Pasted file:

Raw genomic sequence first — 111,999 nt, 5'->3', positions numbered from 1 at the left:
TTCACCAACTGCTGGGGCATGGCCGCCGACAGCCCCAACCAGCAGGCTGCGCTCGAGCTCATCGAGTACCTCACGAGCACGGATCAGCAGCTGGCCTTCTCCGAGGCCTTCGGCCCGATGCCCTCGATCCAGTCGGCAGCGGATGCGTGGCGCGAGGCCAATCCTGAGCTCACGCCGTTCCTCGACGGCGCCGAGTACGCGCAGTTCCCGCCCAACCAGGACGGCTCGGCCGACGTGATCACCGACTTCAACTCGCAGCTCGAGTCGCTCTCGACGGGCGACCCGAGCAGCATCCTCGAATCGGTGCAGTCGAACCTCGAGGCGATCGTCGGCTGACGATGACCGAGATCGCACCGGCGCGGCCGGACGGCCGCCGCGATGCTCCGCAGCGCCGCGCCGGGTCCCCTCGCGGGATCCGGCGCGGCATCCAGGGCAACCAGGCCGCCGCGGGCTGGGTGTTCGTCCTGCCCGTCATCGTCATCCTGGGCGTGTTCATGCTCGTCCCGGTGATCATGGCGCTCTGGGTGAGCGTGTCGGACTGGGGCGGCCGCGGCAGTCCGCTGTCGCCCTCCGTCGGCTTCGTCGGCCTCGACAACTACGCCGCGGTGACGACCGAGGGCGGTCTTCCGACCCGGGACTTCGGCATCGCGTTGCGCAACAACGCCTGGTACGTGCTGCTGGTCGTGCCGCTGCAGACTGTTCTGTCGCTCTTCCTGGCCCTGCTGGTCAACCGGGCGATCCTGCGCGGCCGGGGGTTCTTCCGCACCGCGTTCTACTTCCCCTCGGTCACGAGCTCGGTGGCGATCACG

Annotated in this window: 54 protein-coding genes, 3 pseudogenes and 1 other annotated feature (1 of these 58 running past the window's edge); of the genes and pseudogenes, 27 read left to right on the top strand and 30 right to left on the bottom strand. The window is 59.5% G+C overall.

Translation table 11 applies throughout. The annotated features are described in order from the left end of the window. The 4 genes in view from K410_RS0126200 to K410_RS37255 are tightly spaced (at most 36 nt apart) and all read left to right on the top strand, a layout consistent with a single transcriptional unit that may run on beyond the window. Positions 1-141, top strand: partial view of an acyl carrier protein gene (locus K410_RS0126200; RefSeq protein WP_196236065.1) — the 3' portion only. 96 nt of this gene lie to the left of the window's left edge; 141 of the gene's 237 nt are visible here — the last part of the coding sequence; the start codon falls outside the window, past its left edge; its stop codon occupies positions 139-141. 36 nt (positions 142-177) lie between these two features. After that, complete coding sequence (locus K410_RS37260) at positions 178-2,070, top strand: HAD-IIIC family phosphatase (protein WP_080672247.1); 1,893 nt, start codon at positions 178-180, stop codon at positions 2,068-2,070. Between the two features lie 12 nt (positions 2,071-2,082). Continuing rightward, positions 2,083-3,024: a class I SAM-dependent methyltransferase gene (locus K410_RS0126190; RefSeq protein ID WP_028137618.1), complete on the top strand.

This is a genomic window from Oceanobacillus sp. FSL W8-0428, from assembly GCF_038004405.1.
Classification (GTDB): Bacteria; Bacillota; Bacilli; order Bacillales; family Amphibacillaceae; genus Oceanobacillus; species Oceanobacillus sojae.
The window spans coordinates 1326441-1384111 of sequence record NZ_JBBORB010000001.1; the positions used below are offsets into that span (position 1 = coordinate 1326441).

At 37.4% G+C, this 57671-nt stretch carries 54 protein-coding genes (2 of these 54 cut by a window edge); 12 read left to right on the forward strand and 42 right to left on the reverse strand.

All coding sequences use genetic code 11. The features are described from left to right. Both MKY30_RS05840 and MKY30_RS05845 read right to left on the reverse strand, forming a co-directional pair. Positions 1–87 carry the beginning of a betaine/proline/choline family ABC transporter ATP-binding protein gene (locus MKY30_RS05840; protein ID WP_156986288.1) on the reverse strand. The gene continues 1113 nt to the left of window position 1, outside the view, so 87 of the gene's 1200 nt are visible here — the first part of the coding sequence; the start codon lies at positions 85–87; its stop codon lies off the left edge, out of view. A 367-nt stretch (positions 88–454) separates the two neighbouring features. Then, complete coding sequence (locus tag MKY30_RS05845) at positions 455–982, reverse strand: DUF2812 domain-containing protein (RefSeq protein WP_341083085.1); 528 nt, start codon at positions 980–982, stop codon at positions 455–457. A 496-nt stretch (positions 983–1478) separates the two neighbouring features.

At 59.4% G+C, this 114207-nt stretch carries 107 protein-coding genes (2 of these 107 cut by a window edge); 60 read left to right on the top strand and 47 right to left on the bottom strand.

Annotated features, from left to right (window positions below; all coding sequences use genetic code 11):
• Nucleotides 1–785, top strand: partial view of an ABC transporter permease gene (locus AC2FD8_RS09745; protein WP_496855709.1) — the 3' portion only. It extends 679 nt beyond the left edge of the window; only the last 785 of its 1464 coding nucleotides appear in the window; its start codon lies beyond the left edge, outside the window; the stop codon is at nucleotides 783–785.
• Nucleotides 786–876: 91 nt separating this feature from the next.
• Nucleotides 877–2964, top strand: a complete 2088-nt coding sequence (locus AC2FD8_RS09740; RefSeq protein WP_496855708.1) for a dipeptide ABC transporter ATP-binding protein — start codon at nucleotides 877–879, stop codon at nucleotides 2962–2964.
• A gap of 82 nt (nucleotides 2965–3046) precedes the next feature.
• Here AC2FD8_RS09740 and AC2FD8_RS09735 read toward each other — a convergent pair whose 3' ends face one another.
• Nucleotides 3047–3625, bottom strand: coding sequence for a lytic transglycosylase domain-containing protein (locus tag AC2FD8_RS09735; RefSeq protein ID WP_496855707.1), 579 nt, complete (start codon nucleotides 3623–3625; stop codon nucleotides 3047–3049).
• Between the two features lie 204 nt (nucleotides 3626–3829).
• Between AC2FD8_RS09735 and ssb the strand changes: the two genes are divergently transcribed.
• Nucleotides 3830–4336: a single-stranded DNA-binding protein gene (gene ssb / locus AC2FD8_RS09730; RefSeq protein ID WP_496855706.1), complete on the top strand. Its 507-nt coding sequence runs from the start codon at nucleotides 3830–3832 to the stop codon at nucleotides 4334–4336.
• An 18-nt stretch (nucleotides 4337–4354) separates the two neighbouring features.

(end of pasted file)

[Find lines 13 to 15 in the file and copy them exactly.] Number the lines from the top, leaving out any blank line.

• Nucleotides 786–876: 91 nt separating this feature from the next.
• Nucleotides 877–2964, top strand: a complete 2088-nt coding sequence (locus AC2FD8_RS09740; RefSeq protein WP_496855708.1) for a dipeptide ABC transporter ATP-binding protein — start codon at nucleotides 877–879, stop codon at nucleotides 2962–2964.
• A gap of 82 nt (nucleotides 2965–3046) precedes the next feature.